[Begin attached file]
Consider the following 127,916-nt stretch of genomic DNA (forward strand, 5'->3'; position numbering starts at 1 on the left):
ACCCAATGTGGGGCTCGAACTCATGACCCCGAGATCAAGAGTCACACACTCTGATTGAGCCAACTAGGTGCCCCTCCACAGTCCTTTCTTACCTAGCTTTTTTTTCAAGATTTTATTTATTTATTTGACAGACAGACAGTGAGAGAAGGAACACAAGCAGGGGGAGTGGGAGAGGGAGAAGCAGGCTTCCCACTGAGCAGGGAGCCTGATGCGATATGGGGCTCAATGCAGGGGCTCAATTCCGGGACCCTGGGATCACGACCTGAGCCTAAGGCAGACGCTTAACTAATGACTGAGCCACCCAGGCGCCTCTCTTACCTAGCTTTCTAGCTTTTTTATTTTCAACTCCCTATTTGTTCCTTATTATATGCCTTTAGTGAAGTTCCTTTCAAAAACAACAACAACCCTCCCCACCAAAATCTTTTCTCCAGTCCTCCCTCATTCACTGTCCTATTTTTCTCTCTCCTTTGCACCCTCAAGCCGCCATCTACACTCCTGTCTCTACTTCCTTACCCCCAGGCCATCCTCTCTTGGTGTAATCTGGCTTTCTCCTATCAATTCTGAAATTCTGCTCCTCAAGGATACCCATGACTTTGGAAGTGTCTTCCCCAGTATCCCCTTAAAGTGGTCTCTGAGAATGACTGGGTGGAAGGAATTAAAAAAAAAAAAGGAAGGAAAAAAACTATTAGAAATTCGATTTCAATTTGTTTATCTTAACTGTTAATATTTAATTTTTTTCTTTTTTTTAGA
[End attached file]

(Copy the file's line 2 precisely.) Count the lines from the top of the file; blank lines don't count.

ACCCAATGTGGGGCTCGAACTCATGACCCCGAGATCAAGAGTCACACACTCTGATTGAGCCAACTAGGTGCCCCTCCACAGTCCTTTCTTACCTAGCTTTTTTTTCAAGATTTTATTTATTTATTTGACAGACAGACAGTGAGAGAAGGAACACAAGCAGGGGGAGTGGGAGAGGGAGAAGCAGGCTTCCCACTGAGCAGGGAGCCTGATGCGATATGGGGCTCAATGCAGGGGCTCAATTCCGGGACCCTGGGATCACGACCTGAGCCTAAGGCAGACGCTTAACTAATGACTGAGCCACCCAGGCGCCTCTCTTACCTAGCTTTCTAGCTTTTTTATTTTCAACTCCCTATTTGTTCCTTATTATATGCCTTTAGTGAAGTTCCTTTCAAAAACAACAACAACCCTCCCCACCAAAATCTTTTCTCCAGTCCTCCCTCATTCACTGTCCTATTTTTCTCTCTCCTTTGCACCCTCAAGCCGCCATCTACACTCCTGTCTCTACTTCCTTACCCCCAGGCCATCCTCTCTTGGTGTAATCTGGCTTTCTCCTATCAATTCTGAAATTCTGCTCCTCAAGGATACCCATGACTTTGGAAGTGTCTTCCCCAGTATCCCCTTAAAGTGGTCTCTGAGAATGACTGGGTGGAAGGAATTAAAAAAAAAAAAGGAAGGAAAAAAACTATTAGAAATTCGATTTCAATTTGTTTATCTTAACTGTTAATATTTAATTTTTTTCTTTTTTTTAGA